There are a variety of standby generator fuel options. It’s essential to have a standby generator. Especially if your business or livelihood depends upon the availability of electricity especially in this online connected world. The grid isn’t always reliable especially during disasters where electricity may not be available for days on end. There are many types of standby generators such as small and basic to large and heavy-duty. Generators are also classified by what standby generator fuel they use and each have their own advantages and disadvantages. What will it be?
Stand by Emergency Generator Fuel Options to Choose From
Standby generator fuel options can vary. They can be fueled by diesel, propane and natural gas. But there are models that can be powered by all three. This is now fairly common. The question then boils down to what type of fuel is best, considering the factors of availability, cost, efficiency and the environment.
If you’re worried about the environment, the Propane generator type is for you. Propane burns cleanly meaning that it is more compliant with emission especially in some states. Propane has a longer shelf-life, is easily stored in tanks, and propane-dedicated units run quieter than other generators.
The problems with propane include fuel storage, wherein larger tanks will look unsightly in small homes and pressurized cylinders can be a hazard. As for the generator itself, propane-powered generators are more complex, requiring specialized maintenance. The standby generator fuel to consumption ratio for propane is three times higher compared to diesel. So if you or your state/community is more concerned about the environment, propane would be better suited for you.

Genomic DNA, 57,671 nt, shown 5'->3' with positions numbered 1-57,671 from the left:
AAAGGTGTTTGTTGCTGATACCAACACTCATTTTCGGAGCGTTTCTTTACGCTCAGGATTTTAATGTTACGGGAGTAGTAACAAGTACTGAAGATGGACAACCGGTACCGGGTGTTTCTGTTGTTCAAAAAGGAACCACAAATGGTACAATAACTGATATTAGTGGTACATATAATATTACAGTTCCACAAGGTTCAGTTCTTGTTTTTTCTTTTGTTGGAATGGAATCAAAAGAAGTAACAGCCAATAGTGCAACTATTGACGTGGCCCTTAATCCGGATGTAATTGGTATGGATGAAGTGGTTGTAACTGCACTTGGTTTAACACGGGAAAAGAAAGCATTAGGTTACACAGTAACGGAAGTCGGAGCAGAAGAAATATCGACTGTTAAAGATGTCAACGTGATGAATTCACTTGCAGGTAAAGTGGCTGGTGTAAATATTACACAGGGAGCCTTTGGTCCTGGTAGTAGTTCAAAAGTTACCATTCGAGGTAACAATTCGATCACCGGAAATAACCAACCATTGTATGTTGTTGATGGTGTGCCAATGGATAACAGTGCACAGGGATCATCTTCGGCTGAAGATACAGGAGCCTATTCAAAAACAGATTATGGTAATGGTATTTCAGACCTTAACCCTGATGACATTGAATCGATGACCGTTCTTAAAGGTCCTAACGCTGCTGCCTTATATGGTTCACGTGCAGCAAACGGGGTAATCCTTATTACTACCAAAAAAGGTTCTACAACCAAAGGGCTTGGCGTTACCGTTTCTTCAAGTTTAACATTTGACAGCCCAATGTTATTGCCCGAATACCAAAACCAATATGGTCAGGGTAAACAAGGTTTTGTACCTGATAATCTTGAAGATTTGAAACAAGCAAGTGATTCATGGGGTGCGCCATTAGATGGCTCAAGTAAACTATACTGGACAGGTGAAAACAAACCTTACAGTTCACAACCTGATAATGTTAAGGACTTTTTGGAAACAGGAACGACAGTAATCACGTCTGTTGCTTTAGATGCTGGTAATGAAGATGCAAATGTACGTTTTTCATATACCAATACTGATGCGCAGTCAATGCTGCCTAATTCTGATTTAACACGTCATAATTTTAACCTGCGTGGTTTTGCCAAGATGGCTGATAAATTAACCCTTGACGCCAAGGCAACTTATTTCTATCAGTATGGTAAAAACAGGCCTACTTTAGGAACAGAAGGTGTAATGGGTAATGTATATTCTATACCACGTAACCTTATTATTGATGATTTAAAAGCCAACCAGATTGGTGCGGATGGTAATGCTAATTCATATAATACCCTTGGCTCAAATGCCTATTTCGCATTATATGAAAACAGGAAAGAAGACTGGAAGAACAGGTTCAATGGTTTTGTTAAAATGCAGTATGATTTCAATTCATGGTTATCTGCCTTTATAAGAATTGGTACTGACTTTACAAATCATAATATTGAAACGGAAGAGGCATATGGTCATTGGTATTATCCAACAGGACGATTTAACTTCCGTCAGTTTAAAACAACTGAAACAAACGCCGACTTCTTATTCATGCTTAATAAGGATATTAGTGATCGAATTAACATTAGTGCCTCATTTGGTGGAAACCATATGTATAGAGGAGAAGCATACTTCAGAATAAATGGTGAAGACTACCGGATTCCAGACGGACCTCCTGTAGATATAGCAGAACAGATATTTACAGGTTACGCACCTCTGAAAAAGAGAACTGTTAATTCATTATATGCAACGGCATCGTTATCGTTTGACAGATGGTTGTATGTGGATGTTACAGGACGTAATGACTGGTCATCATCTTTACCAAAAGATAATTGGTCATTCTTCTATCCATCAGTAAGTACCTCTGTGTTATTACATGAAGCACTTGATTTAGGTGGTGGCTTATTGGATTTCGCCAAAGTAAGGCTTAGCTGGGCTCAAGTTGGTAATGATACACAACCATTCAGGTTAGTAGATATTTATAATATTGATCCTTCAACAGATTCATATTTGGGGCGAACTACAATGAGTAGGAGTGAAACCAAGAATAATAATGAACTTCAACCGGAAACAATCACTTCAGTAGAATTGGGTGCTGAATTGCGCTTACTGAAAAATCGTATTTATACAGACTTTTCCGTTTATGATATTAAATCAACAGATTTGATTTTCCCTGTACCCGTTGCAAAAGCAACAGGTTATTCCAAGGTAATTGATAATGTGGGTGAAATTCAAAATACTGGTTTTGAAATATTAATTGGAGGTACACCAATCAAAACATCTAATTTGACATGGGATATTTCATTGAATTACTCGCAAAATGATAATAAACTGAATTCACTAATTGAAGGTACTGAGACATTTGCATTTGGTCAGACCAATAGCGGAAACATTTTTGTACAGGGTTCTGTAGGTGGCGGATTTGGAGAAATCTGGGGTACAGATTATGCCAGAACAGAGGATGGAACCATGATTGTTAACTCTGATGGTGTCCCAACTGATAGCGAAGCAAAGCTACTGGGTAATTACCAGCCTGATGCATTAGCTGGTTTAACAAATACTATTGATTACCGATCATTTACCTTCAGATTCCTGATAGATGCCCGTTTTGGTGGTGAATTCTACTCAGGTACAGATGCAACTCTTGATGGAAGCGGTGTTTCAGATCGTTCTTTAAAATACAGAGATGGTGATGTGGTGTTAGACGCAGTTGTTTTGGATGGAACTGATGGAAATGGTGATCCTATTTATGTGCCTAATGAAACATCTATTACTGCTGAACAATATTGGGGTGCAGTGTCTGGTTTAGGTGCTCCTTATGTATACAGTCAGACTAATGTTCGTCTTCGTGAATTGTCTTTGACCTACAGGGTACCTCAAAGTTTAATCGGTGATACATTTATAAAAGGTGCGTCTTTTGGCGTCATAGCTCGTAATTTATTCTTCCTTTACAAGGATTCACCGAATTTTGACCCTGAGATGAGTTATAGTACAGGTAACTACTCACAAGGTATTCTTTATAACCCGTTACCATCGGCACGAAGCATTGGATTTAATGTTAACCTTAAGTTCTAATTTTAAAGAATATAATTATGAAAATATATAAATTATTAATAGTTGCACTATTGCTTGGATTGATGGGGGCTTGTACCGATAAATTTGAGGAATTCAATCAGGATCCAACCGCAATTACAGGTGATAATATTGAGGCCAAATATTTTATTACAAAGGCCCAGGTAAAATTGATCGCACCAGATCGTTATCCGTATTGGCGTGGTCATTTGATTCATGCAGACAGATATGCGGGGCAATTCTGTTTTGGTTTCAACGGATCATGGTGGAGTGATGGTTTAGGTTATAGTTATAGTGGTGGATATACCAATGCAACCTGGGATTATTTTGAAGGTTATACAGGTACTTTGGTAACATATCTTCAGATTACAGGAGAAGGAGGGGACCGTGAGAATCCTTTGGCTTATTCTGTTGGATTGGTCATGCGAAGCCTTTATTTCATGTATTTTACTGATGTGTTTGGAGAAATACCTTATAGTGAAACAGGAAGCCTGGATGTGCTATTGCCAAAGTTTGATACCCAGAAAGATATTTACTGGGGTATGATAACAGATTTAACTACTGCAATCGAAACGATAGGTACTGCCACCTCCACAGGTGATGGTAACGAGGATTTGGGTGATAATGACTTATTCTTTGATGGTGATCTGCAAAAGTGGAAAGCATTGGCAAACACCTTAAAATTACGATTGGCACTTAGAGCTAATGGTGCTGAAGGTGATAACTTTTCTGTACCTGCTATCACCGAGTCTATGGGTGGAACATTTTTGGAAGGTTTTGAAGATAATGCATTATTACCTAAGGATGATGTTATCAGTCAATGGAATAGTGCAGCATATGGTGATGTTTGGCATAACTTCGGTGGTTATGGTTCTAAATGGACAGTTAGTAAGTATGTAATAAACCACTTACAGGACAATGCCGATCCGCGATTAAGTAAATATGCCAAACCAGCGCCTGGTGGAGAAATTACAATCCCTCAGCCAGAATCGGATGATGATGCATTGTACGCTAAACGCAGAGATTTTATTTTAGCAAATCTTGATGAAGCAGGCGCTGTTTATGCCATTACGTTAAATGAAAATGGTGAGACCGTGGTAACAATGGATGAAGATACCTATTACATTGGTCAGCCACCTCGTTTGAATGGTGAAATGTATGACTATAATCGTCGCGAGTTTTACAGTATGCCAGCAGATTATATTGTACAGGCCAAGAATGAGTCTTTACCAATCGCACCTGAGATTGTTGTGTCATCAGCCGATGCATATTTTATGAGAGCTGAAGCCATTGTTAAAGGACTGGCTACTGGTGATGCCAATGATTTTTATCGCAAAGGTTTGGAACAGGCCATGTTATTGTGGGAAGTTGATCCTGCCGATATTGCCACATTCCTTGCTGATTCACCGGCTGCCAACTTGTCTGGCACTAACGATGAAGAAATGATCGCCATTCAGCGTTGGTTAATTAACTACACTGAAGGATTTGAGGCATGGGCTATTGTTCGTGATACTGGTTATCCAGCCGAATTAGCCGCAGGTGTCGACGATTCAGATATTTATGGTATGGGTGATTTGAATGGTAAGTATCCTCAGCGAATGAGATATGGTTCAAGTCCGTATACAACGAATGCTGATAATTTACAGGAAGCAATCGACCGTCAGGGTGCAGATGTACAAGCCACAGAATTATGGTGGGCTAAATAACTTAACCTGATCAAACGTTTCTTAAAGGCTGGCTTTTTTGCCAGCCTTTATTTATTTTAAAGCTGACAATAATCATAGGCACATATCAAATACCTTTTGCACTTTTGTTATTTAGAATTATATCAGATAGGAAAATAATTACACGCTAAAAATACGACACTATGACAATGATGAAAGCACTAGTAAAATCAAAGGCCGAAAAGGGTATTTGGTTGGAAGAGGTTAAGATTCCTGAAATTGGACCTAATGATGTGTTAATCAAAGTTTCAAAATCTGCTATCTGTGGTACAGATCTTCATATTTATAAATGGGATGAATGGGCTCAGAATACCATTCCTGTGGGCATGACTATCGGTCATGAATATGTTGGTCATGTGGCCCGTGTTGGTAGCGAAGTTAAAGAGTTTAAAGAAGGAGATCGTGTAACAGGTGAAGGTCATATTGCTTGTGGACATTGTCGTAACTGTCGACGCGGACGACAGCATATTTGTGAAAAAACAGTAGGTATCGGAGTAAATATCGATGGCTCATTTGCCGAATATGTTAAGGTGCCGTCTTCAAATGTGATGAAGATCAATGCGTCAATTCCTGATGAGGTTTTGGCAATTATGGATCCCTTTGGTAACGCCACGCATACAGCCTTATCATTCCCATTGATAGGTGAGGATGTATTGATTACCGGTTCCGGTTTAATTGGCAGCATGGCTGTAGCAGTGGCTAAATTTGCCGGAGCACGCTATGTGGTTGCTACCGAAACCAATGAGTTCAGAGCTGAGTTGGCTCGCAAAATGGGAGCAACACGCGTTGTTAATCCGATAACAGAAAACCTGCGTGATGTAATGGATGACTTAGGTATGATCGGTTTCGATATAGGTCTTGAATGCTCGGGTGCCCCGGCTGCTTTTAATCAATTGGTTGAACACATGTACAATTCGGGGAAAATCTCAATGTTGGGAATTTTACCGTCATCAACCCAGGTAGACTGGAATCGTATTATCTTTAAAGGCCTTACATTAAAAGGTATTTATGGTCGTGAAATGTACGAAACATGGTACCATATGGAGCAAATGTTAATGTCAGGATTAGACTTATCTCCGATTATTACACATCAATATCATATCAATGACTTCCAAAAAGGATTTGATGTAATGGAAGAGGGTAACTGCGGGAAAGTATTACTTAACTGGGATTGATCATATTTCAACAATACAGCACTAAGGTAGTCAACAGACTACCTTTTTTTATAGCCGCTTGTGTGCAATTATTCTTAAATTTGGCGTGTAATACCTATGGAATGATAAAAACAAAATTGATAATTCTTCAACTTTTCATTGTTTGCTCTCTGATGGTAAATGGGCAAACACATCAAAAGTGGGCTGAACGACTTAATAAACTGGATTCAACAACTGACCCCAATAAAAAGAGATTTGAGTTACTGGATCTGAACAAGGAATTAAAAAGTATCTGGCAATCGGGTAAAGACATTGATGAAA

In the United States, natural gas is as indispensable as water and electricity. It is mostly tied to utility grids so it’s readily available in case the electricity isn’t. Like propane, natural gas also burns cleanly and runs quietly. Pipeline gas, however, is not available everywhere. It may also be subject to be cut whenever disaster strikes. Thus, leaving you no option for emergency power if this is your sole source of fuel. Fuel consumption ratio is also similar to propane. But unlike propane, there’s no storage involved if the gas comes from the pipeline.
Unlike gasoline, natural gas and propane, diesel is perhaps the safest fuel source available for your generator set. This is because it’s the least flammable. Diesel is also the most easily obtainable because it’s available in all gas stations and can be stored for 18-24 months. Diesel is also best for higher load requirements if your home or business runs on a higher amount of electricity. Best of all, diesel is cheap and diesel-run generators have lower maintenance costs.
Efficiency-wise, diesel has a higher energy density than natural gas or propane meaning, higher output for less fuel. But because diesel engines run better on higher loads, diesel generators are not recommended for small energy needs. Overall, it’s a short shelf-life. It also goes against storing the fuel for long periods. There’s also the emission problem, which is higher. This is compared to propane and natural gas. And then there’s the higher noise levels. When it comes to cost and efficiency, diesel is first, followed by propane and natural gas.
However, these are just the basics when it comes to stand by generator fuels: diesel, propane tank or natural gas… one or more generators or choose a hybrid. Consider where you live, how often the power goes out, how much power do you need and how much are you willing to spend.